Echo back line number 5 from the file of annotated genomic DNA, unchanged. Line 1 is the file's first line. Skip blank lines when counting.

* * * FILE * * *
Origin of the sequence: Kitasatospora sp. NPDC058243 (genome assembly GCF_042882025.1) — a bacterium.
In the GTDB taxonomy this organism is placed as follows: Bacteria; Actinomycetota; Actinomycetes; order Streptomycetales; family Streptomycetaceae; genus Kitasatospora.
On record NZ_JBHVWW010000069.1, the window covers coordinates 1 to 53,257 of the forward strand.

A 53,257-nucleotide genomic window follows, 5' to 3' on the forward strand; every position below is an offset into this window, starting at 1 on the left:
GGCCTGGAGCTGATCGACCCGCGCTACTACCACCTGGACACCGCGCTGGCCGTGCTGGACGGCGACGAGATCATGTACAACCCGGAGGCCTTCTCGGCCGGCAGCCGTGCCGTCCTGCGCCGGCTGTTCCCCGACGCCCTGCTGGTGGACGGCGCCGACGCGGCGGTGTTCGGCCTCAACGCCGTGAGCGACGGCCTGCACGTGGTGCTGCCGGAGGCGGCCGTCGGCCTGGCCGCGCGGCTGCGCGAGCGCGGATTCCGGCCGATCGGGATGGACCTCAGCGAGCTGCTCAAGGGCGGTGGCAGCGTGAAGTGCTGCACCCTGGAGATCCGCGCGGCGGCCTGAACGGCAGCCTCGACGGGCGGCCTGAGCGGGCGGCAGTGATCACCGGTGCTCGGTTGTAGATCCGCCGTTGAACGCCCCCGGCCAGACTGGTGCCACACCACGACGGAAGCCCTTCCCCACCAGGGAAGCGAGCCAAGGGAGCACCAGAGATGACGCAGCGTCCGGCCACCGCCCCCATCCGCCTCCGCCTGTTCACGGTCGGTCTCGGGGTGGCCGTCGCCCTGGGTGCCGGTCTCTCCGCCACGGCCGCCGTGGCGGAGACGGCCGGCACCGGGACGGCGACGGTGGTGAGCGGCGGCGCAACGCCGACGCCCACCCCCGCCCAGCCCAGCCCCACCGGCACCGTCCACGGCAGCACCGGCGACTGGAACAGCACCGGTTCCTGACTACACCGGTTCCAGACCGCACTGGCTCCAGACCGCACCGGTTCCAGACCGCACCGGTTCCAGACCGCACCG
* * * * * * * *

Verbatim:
GGCCTGGAGCTGATCGACCCGCGCTACTACCACCTGGACACCGCGCTGGCCGTGCTGGACGGCGACGAGATCATGTACAACCCGGAGGCCTTCTCGGCCGGCAGCCGTGCCGTCCTGCGCCGGCTGTTCCCCGACGCCCTGCTGGTGGACGGCGCCGACGCGGCGGTGTTCGGCCTCAACGCCGTGAGCGACGGCCTGCACGTGGTGCTGCCGGAGGCGGCCGTCGGCCTGGCCGCGCGGCTGCGCGAGCGCGGATTCCGGCCGATCGGGATGGACCTCAGCGAGCTGCTCAAGGGCGGTGGCAGCGTGAAGTGCTGCACCCTGGAGATCCGCGCGGCGGCCTGAACGGCAGCCTCGACGGGCGGCCTGAGCGGGCGGCAGTGATCACCGGTGCTCGGTTGTAGATCCGCCGTTGAACGCCCCCGGCCAGACTGGTGCCACACCACGACGGAAGCCCTTCCCCACCAGGGAAGCGAGCCAAGGGAGCACCAGAGATGACGCAGCGTCCGGCCACCGCCCCCATCCGCCTCCGCCTGTTCACGGTCGGTCTCGGGGTGGCCGTCGCCCTGGGTGCCGGTCTCTCCGCCACGGCCGCCGTGGCGGAGACGGCCGGCACCGGGACGGCGACGGTGGTGAGCGGCGGCGCAACGCCGACGCCCACCCCCGCCCAGCCCAGCCCCACCGGCACCGTCCACGGCAGCACCGGCGACTGGAACAGCACCGGTTCCTGACTACACCGGTTCCAGACCGCACTGGCTCCAGACCGCACCGGTTCCAGACCGCACCGGTTCCAGACCGCACCG